An illustrated guide to greece

Dimitri Mellos

2005 - Ongoing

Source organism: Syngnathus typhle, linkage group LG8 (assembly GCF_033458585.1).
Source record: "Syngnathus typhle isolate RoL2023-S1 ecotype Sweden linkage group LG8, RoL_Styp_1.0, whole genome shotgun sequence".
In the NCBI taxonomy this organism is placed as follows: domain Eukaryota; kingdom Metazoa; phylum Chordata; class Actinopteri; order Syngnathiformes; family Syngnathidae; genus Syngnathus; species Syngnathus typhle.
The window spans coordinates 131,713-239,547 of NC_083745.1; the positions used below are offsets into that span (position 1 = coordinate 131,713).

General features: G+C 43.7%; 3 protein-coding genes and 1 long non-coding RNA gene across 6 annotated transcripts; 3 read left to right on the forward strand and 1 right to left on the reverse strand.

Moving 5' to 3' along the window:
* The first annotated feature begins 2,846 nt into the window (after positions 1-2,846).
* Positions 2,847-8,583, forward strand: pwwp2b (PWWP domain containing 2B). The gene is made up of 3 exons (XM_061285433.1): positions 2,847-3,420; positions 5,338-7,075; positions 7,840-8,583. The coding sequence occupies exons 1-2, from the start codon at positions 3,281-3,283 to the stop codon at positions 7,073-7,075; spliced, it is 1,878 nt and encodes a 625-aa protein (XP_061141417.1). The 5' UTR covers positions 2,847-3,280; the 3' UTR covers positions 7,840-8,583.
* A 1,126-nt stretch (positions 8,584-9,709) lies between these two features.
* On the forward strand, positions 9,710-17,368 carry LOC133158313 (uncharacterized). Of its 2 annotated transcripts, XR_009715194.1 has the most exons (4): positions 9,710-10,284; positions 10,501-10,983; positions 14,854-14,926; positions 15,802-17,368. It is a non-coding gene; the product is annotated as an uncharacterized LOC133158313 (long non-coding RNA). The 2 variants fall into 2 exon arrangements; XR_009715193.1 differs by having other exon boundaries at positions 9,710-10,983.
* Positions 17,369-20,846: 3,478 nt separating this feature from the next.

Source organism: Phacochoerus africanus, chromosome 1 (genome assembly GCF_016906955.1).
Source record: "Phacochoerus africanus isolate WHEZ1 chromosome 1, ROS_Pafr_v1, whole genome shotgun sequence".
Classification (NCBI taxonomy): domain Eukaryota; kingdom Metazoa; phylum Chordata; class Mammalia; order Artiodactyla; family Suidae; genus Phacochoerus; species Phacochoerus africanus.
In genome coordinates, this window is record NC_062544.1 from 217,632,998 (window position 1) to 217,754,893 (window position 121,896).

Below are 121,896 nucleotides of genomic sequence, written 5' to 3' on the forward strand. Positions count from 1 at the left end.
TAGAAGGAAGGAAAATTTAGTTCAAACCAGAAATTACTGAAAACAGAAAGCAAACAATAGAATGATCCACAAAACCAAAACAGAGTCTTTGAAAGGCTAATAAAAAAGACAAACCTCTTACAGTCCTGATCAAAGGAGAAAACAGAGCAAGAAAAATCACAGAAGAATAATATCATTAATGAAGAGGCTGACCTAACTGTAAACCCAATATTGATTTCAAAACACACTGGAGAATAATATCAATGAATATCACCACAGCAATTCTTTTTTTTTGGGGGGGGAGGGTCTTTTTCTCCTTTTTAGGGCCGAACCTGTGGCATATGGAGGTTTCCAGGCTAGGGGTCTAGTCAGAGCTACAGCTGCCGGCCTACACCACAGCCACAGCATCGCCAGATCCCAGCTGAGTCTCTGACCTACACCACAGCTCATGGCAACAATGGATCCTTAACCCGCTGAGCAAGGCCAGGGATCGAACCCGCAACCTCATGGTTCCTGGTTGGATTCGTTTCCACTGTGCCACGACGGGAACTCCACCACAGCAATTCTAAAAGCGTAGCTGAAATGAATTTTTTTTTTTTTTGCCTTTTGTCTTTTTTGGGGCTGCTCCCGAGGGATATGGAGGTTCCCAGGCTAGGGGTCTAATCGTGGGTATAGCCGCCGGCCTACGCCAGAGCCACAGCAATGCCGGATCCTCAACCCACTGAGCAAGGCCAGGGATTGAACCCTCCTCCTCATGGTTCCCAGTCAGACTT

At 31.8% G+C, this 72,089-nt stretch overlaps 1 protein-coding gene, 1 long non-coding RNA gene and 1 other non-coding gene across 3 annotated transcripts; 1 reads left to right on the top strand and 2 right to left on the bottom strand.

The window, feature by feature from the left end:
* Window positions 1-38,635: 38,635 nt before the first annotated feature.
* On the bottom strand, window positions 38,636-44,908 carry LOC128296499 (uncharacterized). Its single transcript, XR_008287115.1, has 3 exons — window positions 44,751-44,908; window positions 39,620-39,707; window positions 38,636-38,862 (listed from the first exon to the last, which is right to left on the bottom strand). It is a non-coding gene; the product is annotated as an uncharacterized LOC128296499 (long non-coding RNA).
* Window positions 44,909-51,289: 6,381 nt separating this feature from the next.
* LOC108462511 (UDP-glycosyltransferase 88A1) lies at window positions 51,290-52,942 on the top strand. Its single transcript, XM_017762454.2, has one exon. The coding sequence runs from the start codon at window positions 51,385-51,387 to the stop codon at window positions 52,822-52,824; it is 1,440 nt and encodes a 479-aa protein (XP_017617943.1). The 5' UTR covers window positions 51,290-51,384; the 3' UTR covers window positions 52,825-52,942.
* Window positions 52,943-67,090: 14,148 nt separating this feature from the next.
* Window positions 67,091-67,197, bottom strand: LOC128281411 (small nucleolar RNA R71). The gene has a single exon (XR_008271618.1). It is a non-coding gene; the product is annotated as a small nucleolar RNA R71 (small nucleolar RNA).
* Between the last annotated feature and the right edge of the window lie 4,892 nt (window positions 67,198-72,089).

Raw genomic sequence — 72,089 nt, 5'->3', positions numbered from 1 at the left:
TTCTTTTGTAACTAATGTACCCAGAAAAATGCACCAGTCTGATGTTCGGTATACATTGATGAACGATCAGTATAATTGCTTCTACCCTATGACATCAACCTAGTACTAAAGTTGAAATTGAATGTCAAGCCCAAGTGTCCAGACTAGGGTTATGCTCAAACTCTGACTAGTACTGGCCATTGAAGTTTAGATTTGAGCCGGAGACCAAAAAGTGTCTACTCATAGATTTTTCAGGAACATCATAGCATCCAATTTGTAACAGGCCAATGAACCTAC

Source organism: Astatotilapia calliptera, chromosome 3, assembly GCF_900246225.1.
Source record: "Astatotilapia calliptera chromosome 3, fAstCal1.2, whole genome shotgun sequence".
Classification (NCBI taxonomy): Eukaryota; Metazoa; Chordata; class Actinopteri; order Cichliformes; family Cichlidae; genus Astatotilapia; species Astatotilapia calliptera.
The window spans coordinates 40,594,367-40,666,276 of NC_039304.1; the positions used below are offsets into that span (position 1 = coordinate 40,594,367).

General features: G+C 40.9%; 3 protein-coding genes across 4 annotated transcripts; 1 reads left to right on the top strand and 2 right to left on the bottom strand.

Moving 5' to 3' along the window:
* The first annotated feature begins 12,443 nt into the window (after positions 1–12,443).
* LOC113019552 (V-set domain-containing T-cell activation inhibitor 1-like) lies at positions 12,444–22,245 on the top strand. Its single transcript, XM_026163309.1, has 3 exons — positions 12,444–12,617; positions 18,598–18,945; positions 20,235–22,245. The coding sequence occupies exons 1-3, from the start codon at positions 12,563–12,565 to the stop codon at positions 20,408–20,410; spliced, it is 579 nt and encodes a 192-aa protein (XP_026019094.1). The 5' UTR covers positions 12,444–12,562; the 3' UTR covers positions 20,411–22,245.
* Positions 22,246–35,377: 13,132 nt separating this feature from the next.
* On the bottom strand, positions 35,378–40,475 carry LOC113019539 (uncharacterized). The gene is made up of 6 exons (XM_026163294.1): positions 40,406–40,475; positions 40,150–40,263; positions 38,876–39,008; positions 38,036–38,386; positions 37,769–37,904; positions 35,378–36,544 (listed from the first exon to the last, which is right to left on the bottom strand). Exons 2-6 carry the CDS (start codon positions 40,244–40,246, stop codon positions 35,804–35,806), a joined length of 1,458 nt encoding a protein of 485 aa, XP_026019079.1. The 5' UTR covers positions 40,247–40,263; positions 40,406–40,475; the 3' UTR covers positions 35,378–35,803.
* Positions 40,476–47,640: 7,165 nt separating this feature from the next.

For most people, the idea of Greece evokes either images of sunny beaches and picturesque whitewashed villages, or, more recently, images of people lining outside closed banks or of desperate refugees trying to cross over to Europe. With this project, my aim has been to problematize and question, but also enrich and expand, the store of visual representations associated with my country of origin in our collective imagination. I attempted to capture an aspect of Greece’s landscape that is very far removed from the typical picture-postcard aesthetic usually associated with the country. I also wanted to evoke what I think of as the often improvised, play-it-by ear nature of the country, the somewhat laissez-faire relation of Greeks to their lived environment, which I believe is quite revealing of the Greek psyche. Often, man-made objects that would seem to have no place in the midst of nature are found scattered throughout the landscape. I think there is something deeply sad and surreal and sometimes even almost cruel (but at other times very tender) about these traces of human presence in the middle of nowhere. They are humble monuments to the multiple and often implicit layers of interconnection between people and their environment. Odd objects or structures that ostensibly seem completely out of place in the landscape can be revealed, on closer scrutiny, to also suggest a very touching appropriation of, and connection with, the ‘common’ space shared by all.

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